Arthritis & Rheumatism, Volume 62,
November 2010 Abstract Supplement
Abstracts of the American College of
Rheumatology/Association of Rheumatology Health Professionals
Annual Scientific Meeting
Atlanta, Georgia November 6-11, 2010.
The Impact of Health Beliefs on Therapeutic Adherence in Patients with Rheumatoid Arthritis (RA).
Rizvi1, Tara J., Gomez1, John, Achaval2, Sofia de, Kallen2, Michael A., Cox2, Vanessa L., Richardson2, Marsha N., Ng1, Bernard
Baylor College of Medicine, Houston, TX
The University of Texas M. D. Anderson Cancer Center, Houston, TX
Univ Texas Health Sci Ctr, Houston, TX
University of Texas, MD Anderson Cancer Center, Houston, TX
To determine whether the health beliefs of persons with RA influence their adherence to planned treatment.
We ascertained a cohort of patients with RA followed at publicly funded hospitals in Houston, TX. Eighteen specific components of the health belief model (HBM), including perceived severity and susceptibility, perception of self efficacy, benefits and risks of treatment, and barriers to treatment were measured using a self-report questionnaire. Treatment adherence was assessed with a previously validated questionnaire used in patients with rheumatic disease: de Klerk's Compliance Questionnaire Rheumatology (CQR). Pearson correlations between HBM components at baseline and CQR at baseline and 24 months were calculated. Stepwise linear regression modeling to predict adherence was then conducted, using HBM components that were statistically significantly (p<.05) correlated with adherence; select demographic and clinical patient characteristics such as age, gender, education level, and disease duration, were included in the modeling.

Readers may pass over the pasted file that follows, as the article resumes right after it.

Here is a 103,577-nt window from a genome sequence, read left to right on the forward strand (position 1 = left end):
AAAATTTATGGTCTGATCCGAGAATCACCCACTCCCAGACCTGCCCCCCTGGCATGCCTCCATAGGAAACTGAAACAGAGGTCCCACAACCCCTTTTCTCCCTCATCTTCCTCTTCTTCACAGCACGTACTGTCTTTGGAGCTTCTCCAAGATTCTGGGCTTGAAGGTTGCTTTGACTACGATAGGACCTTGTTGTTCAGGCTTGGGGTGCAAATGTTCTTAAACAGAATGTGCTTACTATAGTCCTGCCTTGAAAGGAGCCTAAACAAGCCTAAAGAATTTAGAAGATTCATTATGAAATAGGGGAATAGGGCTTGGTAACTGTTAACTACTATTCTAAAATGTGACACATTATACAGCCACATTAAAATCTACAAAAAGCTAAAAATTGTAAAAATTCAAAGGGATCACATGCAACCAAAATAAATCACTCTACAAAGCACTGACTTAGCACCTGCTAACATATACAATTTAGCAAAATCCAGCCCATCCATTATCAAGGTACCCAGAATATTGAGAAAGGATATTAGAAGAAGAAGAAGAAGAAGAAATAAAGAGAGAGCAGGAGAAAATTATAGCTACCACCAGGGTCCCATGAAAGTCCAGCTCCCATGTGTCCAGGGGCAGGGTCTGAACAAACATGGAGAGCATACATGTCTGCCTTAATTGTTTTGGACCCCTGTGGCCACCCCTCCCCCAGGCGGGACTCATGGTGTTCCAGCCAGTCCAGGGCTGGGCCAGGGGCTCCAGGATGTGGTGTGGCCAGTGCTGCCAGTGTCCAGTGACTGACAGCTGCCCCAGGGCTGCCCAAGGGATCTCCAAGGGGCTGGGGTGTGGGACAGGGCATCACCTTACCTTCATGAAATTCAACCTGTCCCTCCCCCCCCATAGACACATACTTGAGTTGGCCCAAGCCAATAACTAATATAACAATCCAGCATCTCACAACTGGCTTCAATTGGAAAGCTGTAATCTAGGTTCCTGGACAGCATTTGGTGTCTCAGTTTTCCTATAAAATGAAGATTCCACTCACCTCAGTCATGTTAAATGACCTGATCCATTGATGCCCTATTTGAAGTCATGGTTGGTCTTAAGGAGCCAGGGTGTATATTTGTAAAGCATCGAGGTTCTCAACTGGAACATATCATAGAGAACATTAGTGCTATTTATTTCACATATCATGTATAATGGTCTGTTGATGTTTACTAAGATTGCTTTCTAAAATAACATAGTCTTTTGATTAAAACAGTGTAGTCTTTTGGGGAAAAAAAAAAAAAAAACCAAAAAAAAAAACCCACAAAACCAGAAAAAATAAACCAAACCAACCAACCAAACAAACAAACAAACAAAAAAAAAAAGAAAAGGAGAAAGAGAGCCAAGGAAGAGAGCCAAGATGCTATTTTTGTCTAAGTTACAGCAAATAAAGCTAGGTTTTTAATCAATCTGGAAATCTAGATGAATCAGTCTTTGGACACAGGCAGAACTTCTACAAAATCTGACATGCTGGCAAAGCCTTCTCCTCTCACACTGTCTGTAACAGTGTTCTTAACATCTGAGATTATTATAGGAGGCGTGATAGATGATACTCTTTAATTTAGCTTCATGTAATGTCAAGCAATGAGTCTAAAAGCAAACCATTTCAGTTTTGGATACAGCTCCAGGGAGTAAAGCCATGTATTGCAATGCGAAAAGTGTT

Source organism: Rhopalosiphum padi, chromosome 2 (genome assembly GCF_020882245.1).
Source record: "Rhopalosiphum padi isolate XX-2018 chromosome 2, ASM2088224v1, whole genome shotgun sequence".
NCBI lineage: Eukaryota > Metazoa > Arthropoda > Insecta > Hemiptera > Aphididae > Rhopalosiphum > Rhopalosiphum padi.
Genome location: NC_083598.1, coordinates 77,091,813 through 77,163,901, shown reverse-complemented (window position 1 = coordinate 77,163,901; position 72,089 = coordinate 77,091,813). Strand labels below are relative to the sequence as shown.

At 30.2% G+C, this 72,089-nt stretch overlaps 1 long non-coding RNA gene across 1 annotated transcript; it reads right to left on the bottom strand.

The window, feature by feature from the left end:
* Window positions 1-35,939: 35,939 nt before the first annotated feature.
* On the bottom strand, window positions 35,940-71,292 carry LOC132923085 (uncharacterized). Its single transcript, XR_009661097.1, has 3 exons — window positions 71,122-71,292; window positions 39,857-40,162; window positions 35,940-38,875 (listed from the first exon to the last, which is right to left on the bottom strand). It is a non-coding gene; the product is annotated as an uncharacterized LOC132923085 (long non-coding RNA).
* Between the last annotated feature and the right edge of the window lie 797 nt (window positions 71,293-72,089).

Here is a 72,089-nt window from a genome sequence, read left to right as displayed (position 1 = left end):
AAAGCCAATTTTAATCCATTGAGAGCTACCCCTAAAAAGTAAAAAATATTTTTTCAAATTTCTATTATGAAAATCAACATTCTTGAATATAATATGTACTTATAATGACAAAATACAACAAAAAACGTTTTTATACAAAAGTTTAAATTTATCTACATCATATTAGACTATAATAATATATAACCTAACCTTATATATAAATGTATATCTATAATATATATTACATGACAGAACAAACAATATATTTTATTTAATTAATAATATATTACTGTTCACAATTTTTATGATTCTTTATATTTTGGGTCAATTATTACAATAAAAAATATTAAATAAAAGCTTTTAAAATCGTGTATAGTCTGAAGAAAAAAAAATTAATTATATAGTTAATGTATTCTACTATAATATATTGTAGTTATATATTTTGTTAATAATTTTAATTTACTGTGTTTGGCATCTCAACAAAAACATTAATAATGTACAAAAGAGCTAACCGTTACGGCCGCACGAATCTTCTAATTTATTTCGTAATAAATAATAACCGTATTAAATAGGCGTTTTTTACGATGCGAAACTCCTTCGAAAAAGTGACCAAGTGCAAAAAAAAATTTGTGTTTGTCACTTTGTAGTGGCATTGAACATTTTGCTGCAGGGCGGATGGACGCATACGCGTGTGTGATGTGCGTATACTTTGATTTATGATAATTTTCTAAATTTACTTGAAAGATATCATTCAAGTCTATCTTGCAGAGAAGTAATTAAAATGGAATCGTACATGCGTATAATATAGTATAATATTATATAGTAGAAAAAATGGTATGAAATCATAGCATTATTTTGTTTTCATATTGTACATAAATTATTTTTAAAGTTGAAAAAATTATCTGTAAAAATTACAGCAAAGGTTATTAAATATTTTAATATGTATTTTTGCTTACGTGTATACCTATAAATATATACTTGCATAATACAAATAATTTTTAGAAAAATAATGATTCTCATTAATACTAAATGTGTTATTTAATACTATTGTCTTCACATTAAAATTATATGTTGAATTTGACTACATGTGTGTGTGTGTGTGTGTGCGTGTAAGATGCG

201 patients with RA were included: 75% were female; mean age was 51 years; 172 patients completed the 24 month follow-up. Ten of 18 HBM components ascertained were significantly related to treatment adherence at baseline and/or 24 months (Table 1). HBM components with a negative impact on treatment adherence were: belief in natural remedies, barriers in access to care, barriers due to beliefs about medication side effects, and beliefs about therapeutic lack of efficacy of RA therapies. Positive correlations with treatment adherence were observed with the following HBM components: belief in treatment benefits, belief in traditional medical treatment benefits, and positive attitudes towards risks of treatment. In the multi-variable regression analysis, belief in benefits of traditional treatment, willingness to take more risk, and longer disease duration were independent predictors of increased baseline treatment adherence, while higher levels of forgetting, financial barriers, and side effects were independent predictors of decreased adherence.
Table 1. Pearson Correlations of HBM Components with de Klerk Adherence (CQR)
A number of patient perceptions and beliefs impact therapeutic adherence in patients with RA. Based on our findings, strategies to improve adherence may include interventions to positively modify patients' beliefs regarding treatment benefits and side effects, and to limit modifiable barriers leading to non-adherence.
To cite this abstract, please use the following information:
Rizvi, Tara J., Gomez, John, Achaval, Sofia de, Kallen, Michael A., Cox, Vanessa L., Richardson, Marsha N., et al; The Impact of Health Beliefs on Therapeutic Adherence in Patients with Rheumatoid Arthritis (RA). [abstract]. Arthritis Rheum 2010;62 Suppl 10 :87